Monday, September 30, 2019

Juliana Arbelaez - Humor in Art

Humor in Contemporary Art

For centuries, art was denoted as creative expressions of serious concepts, people, or events in time. More recently, what is considered to be art has greatly expanded and the required craftsmanship element of art has lessened, giving rise to a number of classically untrained individuals making huge imprints on the artistic world. Specifically, the established status or importance of subject for art to be considered “worthy” has almost vanished allowing artists to capture images and themes that span the emotional spectrum.

Humor is typically conveyed verbally, through established comedians or just between friends, but has seen a rise in usage in the visual world. Comics may be viewed as the original form of visual humor although they heavily depend on the dialogue between characters to convey their message. Humor is important to contemporary art because it can be used to alleviate the tension that certain pieces create or shed light on the ridiculousness of certain modern problems. Just as a “joke can resolve (or cause) the most difficult situation to a consideration of how satire can sway public/political opinion, humor, when used correctly and strategically, allows an artist to effectively communicate with their audience in ways that are both immediate and subtle” (Molon).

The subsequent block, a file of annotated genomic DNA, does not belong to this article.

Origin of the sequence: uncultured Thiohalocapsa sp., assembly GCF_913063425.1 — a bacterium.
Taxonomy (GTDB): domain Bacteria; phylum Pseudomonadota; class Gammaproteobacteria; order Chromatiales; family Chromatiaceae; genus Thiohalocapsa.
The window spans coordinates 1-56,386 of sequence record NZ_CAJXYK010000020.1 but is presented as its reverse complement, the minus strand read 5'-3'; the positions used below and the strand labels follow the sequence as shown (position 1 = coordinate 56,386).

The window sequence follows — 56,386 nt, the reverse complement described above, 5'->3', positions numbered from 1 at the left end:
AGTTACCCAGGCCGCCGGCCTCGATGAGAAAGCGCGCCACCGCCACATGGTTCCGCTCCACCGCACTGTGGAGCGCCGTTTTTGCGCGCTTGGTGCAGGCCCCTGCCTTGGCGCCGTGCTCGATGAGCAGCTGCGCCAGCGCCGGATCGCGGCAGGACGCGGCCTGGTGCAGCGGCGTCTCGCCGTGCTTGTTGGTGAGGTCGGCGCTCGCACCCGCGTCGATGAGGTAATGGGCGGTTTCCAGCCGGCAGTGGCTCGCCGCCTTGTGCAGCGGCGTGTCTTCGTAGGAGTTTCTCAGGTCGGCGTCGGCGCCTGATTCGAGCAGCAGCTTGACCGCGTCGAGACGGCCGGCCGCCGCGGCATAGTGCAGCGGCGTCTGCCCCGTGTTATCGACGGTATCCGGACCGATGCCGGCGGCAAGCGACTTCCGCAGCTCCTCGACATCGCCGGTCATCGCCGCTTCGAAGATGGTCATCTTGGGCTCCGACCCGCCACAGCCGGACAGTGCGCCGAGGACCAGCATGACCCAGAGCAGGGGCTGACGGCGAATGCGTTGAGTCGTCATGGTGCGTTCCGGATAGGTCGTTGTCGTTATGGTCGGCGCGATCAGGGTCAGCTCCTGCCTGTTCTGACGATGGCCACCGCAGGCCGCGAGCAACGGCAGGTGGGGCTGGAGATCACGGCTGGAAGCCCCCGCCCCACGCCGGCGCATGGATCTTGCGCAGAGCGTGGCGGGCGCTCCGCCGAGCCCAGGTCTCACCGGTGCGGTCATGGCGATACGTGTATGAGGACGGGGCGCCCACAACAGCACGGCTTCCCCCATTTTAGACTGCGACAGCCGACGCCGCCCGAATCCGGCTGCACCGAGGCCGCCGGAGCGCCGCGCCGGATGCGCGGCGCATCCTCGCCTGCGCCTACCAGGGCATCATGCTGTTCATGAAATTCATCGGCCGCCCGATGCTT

"Brilliant Disguise" (Zzep)

"Capitalism" (Salles)
"Sex" (Salles)
One of my favorite contemporary works that relies on humor to convey it’s deeper meaning is a piece entitled “No Shoes, No Shirt, You’re Probably Rich” by Alejandro Diaz. The piece mimics the common “No shoes, no shirt, no service” signs that are seen in the windows of many businesses but alters the well-known phrase to play on income inequality. Although the real sign is perceived to mandate a minimum level of formality or dress, Diaz’s piece draws attention to the sense of entitlement or “above-the-law”-ness that wealthy citizens may feel or display. Instead of a long essay about privilege, Diaz succinctly and lightly touches on the issue and lets the viewer infer the deeper meaning while also tipping their hat to his crafty, dry, and subtle humor.
"No Shoes, No Shirt, You're Probably Rich" (2015)

Works Cited

Diaz, Alejandro. No Shoes, No Shirt, You’re Probably Rich. Accessed September 30, 2019.

Hsu, James. “Illustrated Humor and Social Commentary, Eduardo Salles Art Gallery.” Third Monk(blog), October 10, 2013.

Molton, Dominic. “Anything for a Laugh: Humor in Contemporary Art | Art+Culture Projects | Artsy.” Accessed September 30, 2019.

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